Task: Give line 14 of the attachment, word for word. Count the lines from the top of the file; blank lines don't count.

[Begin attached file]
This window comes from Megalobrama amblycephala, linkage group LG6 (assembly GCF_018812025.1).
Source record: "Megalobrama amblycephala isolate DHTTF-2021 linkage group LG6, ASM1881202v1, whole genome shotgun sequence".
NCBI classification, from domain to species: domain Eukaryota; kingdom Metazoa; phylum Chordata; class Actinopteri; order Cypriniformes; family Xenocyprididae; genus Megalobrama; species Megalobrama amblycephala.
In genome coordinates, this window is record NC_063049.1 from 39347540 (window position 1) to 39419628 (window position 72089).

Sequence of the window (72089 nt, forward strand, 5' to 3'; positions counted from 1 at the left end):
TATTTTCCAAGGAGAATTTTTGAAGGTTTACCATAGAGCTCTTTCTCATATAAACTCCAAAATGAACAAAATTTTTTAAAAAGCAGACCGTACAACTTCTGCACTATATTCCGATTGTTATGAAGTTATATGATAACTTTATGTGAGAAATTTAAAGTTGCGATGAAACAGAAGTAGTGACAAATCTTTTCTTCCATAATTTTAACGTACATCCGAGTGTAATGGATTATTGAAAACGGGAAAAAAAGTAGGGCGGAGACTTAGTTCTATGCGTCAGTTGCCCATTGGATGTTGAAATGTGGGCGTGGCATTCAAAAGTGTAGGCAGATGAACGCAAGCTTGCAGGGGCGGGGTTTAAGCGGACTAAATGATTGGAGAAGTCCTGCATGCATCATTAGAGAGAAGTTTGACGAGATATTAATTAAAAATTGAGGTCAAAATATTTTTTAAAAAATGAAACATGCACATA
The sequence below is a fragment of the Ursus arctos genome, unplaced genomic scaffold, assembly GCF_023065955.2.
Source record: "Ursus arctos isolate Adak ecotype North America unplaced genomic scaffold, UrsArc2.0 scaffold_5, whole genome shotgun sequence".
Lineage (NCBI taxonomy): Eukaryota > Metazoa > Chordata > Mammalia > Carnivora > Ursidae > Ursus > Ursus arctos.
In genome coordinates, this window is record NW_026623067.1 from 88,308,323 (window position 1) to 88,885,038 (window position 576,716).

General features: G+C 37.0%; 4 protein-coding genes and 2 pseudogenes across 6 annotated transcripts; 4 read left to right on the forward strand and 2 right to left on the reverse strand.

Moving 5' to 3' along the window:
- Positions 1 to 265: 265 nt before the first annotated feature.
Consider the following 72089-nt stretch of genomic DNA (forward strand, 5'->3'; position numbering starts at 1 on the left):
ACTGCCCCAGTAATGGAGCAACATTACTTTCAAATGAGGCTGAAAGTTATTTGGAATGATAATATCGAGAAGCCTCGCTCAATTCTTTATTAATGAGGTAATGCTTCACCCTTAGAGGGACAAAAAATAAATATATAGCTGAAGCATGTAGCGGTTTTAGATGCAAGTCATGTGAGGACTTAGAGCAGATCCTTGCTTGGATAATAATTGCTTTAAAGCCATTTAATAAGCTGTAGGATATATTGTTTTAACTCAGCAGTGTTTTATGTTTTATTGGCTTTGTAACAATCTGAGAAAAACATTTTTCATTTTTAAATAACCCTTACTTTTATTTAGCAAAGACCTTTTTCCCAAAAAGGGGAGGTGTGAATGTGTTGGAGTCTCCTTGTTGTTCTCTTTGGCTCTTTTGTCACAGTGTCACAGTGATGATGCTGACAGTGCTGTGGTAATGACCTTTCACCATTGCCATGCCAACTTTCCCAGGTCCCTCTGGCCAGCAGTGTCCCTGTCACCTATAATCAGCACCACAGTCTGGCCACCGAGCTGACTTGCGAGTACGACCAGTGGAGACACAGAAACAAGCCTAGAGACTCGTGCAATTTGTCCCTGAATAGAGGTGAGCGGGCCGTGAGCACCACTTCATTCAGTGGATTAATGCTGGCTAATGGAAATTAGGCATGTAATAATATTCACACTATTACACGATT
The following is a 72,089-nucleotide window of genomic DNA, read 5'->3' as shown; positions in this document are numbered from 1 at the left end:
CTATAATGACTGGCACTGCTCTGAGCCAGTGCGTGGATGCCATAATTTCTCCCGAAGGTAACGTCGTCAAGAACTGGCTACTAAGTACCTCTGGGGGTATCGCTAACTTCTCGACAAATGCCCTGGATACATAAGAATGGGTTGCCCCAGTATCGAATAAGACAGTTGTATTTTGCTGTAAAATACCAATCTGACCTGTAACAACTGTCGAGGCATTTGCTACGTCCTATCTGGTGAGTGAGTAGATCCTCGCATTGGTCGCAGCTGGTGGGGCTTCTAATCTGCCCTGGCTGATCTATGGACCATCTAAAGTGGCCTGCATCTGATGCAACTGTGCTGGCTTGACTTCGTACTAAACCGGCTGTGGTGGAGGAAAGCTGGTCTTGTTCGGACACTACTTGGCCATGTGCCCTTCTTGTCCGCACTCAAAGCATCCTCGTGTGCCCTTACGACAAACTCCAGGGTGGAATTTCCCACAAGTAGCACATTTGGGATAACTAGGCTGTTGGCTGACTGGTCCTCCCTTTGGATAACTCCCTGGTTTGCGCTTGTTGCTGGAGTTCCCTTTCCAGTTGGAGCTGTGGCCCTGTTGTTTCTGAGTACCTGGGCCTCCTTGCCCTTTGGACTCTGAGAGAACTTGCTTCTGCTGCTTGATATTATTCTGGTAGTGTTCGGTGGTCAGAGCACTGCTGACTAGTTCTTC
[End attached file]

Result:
Consider the following 72089-nt stretch of genomic DNA (forward strand, 5'->3'; position numbering starts at 1 on the left):